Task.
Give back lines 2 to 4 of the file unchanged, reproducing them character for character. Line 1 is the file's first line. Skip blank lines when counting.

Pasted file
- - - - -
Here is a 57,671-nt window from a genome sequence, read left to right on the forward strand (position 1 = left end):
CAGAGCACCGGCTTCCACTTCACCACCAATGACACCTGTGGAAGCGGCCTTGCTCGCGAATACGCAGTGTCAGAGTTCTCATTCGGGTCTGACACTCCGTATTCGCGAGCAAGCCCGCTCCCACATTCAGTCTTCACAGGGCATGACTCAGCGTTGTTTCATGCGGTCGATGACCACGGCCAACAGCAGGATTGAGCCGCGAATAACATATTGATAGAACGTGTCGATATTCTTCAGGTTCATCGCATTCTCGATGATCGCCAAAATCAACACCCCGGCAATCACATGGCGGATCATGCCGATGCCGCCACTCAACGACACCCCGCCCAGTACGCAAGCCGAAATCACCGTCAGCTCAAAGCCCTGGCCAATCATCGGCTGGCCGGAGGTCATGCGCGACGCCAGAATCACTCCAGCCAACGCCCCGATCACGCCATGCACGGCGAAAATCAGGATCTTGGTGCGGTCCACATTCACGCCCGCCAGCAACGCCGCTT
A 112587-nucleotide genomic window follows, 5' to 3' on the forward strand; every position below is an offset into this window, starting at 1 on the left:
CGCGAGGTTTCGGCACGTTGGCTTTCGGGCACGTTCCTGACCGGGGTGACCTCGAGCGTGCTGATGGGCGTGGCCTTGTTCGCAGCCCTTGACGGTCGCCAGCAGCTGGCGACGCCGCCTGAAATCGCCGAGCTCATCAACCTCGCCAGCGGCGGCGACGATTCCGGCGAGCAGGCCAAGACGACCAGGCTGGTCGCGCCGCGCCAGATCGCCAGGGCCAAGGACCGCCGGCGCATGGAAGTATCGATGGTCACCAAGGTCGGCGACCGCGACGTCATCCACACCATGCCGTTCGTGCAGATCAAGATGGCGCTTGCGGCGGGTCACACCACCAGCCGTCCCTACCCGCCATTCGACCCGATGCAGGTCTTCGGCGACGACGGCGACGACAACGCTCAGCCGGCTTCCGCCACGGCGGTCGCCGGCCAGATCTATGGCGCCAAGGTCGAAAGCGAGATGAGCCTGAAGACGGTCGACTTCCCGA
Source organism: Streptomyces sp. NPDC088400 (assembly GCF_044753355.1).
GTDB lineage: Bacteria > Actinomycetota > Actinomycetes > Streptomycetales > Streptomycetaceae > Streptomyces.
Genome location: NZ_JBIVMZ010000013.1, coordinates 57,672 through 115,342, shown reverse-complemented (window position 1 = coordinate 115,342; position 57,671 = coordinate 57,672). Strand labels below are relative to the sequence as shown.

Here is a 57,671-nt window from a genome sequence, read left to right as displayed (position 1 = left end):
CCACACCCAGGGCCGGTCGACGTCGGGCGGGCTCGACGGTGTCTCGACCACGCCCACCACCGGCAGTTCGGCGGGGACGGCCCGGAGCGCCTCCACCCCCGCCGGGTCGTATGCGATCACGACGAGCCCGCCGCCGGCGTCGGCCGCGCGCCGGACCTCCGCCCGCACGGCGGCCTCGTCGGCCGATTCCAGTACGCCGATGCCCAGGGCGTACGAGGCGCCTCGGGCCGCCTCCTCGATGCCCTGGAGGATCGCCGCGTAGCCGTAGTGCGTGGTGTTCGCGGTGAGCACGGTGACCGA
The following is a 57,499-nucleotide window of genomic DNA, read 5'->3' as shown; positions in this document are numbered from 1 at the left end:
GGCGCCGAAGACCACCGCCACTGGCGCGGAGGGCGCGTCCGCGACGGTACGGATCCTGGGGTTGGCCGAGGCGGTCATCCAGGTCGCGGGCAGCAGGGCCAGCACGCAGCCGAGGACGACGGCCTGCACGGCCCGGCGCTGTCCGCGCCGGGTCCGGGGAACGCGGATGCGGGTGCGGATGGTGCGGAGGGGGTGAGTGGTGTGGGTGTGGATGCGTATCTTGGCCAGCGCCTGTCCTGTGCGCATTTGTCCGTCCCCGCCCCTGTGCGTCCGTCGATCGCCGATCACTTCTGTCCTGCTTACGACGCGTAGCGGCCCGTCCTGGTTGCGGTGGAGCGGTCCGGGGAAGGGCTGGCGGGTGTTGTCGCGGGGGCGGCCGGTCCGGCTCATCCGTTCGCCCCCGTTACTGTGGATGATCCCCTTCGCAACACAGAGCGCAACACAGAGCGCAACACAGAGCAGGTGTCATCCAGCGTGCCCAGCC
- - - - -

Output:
CAGAGCACCGGCTTCCACTTCACCACCAATGACACCTGTGGAAGCGGCCTTGCTCGCGAATACGCAGTGTCAGAGTTCTCATTCGGGTCTGACACTCCGTATTCGCGAGCAAGCCCGCTCCCACATTCAGTCTTCACAGGGCATGACTCAGCGTTGTTTCATGCGGTCGATGACCACGGCCAACAGCAGGATTGAGCCGCGAATAACATATTGATAGAACGTGTCGATATTCTTCAGGTTCATCGCATTCTCGATGATCGCCAAAATCAACACCCCGGCAATCACATGGCGGATCATGCCGATGCCGCCACTCAACGACACCCCGCCCAGTACGCAAGCCGAAATCACCGTCAGCTCAAAGCCCTGGCCAATCATCGGCTGGCCGGAGGTCATGCGCGACGCCAGAATCACTCCAGCCAACGCCCCGATCACGCCATGCACGGCGAAAATCAGGATCTTGGTGCGGTCCACATTCACGCCCGCCAGCAACGCCGCTT
A 112587-nucleotide genomic window follows, 5' to 3' on the forward strand; every position below is an offset into this window, starting at 1 on the left:
CGCGAGGTTTCGGCACGTTGGCTTTCGGGCACGTTCCTGACCGGGGTGACCTCGAGCGTGCTGATGGGCGTGGCCTTGTTCGCAGCCCTTGACGGTCGCCAGCAGCTGGCGACGCCGCCTGAAATCGCCGAGCTCATCAACCTCGCCAGCGGCGGCGACGATTCCGGCGAGCAGGCCAAGACGACCAGGCTGGTCGCGCCGCGCCAGATCGCCAGGGCCAAGGACCGCCGGCGCATGGAAGTATCGATGGTCACCAAGGTCGGCGACCGCGACGTCATCCACACCATGCCGTTCGTGCAGATCAAGATGGCGCTTGCGGCGGGTCACACCACCAGCCGTCCCTACCCGCCATTCGACCCGATGCAGGTCTTCGGCGACGACGGCGACGACAACGCTCAGCCGGCTTCCGCCACGGCGGTCGCCGGCCAGATCTATGGCGCCAAGGTCGAAAGCGAGATGAGCCTGAAGACGGTCGACTTCCCGA